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TOTEM POLES TRACK THE ROUTE OF A CHILEAN ROUND-THE-WORLD CYCLIST

Dream road to China

IT WAS snowing hard when the 50-year-old Chilean cycling sculptor Juan Carlos Lizana, accompanied by his student, a 19-year-old Romanian girl, arrived in Bratislava on a recent Sunday.
Leaning over their heavily loaded bicycles, they peered into the windows of the closed Bratislava Information Service, searching for information about the local bicycle clubs that usually serve as their first contact in a new country. Lizana then noticed two cyclists passing by and, with the hope of getting advice, he approached them.
"That day was perfect, when me and my friend decided to try cycling in the snow," said one of the passing cyclists, Martin Jarábek. After Lizana approached him with his request, Jarábek tried to contact several bike clubs and hostels. Nothing worked out. "I could see no other solution than to take them home with me," he recalled.


LIZANA: "My extraordinary life is dedicated to the poor street children in my homeland, Chile."
photo: Ján Svrček

IT WAS snowing hard when the 50-year-old Chilean cycling sculptor Juan Carlos Lizana, accompanied by his student, a 19-year-old Romanian girl, arrived in Bratislava on a recent Sunday.

Leaning over their heavily loaded bicycles, they peered into the windows of the closed Bratislava Information Service, searching for information about the local bicycle clubs that usually serve as their first contact in a new country. Lizana then noticed two cyclists passing by and, with the hope of getting advice, he approached them.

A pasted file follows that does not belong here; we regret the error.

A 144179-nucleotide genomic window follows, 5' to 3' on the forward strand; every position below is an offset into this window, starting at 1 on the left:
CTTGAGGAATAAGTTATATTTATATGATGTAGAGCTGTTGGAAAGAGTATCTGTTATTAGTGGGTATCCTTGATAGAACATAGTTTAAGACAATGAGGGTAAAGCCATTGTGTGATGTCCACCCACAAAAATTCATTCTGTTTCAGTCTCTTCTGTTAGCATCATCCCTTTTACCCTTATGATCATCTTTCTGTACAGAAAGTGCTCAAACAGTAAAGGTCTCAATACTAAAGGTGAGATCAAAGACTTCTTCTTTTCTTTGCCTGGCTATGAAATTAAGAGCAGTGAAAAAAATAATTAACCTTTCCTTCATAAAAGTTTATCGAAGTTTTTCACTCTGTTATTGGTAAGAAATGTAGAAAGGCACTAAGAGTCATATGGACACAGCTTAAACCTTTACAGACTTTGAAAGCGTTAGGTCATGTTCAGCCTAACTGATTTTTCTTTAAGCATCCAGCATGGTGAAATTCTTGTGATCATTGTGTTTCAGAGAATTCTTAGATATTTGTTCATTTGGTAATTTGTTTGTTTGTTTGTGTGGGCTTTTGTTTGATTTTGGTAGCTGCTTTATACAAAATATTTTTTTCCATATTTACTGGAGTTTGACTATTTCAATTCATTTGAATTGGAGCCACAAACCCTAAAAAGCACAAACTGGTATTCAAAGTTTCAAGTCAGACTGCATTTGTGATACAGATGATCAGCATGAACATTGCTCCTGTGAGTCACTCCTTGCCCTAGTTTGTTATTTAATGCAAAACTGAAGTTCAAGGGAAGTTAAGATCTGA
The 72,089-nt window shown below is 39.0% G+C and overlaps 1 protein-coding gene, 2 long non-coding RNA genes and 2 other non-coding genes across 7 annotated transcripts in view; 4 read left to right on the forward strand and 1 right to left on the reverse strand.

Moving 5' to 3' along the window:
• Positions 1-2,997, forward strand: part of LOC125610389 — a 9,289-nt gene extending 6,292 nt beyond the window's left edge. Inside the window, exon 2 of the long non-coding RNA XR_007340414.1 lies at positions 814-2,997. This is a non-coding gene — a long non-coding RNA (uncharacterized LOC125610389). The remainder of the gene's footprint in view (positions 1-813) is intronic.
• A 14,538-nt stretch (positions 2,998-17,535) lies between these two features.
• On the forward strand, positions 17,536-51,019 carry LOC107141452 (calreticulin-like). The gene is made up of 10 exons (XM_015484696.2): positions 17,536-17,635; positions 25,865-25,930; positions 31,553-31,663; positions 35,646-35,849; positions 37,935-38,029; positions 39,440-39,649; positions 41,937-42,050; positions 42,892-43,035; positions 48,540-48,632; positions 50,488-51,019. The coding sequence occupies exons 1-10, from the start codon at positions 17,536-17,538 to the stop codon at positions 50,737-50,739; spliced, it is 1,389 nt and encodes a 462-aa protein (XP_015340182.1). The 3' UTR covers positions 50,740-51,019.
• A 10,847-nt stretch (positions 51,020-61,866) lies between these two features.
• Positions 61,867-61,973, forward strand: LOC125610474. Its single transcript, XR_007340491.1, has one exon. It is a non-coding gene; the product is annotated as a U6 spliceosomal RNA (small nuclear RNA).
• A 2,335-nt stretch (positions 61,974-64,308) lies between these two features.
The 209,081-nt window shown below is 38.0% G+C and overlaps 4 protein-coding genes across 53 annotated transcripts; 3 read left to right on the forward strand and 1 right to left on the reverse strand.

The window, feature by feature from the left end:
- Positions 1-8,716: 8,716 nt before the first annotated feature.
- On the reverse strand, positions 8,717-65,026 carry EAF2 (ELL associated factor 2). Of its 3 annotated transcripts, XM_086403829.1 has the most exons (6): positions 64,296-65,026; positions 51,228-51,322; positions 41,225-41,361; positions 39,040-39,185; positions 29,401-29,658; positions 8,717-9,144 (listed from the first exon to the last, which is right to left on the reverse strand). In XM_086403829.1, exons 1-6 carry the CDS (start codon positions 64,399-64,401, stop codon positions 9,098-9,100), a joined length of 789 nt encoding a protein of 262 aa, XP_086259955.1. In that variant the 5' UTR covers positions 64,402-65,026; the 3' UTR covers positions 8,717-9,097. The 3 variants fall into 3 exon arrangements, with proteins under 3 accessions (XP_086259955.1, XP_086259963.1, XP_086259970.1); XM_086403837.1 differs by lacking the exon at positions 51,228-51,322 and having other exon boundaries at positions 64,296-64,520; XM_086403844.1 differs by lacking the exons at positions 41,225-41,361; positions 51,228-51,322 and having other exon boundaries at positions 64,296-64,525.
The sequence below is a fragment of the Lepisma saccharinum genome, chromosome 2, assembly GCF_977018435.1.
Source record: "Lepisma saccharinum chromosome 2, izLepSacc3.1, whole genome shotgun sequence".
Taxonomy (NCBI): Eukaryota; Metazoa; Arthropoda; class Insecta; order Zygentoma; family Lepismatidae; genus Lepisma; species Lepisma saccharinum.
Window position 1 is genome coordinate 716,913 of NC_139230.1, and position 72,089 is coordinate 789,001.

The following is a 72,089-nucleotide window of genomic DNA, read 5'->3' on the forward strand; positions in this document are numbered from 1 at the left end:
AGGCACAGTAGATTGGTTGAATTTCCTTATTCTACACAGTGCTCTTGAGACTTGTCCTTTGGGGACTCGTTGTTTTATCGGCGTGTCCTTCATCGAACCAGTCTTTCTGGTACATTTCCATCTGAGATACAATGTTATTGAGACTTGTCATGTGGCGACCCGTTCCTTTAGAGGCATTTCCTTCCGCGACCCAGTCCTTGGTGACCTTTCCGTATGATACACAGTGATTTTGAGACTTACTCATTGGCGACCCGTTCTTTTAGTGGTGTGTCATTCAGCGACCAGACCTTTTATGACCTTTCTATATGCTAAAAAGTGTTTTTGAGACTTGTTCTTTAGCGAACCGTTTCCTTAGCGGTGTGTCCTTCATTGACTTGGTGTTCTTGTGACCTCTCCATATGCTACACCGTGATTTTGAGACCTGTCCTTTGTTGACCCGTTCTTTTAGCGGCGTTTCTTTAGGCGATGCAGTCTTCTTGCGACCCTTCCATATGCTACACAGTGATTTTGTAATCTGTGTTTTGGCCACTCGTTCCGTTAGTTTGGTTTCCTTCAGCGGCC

"That day was perfect, when me and my friend decided to try cycling in the snow," said one of the passing cyclists, Martin Jarábek. After Lizana approached him with his request, Jarábek tried to contact several bike clubs and hostels. Nothing worked out. "I could see no other solution than to take them home with me," he recalled.

The black-bearded Chilean is a woodcarver who is travelling the world and teaching youngsters the skill of carving totem poles. A descendant of Inca Indians, Lizana left his hometown of Rancagua, Chile, on January 1, 1985. Over the past 18 years that he has been on the road, he has visited more than 100 countries, ridden over 180,000 kilometres, and created over a thousand works of art. And since June 2002, he has had a companion - Loredana Elena Stoleri from Romania - whom he met during one of his workshops.


ONE of Lizana's totem poles.
photo: Juan Carlos Lizana

"I want to bring a new culture to the people I come across. The totems are part of my ancestors' culture and I want to carry their message all the way to China, which for me is the symbol of the farthest, and therefore most interesting, culture," says Lizana, explaining that his choice of bicycle as a means of transport was deliberate. "It's a very social way of [getting around], plus it's ecological."

The Kerouacian life that Lizana has been living for almost two decades will end after he reaches China, which might be in four or five years. From there he plans to return to Chile to set up a centre for street children and teach them the skills of woodcarving.

Hard work, deep traces

The traces of Lizana's presence can be found in the carved sculptures and totem poles he has left behind in Latin America, Africa, Europe, and the Middle East. Everywhere the round-the-world cyclist goes, he carries his carving tools, his photo albums, various documents, newspaper clippings from the countries he has visited, and clothing - amounting altogether to 85 kilograms.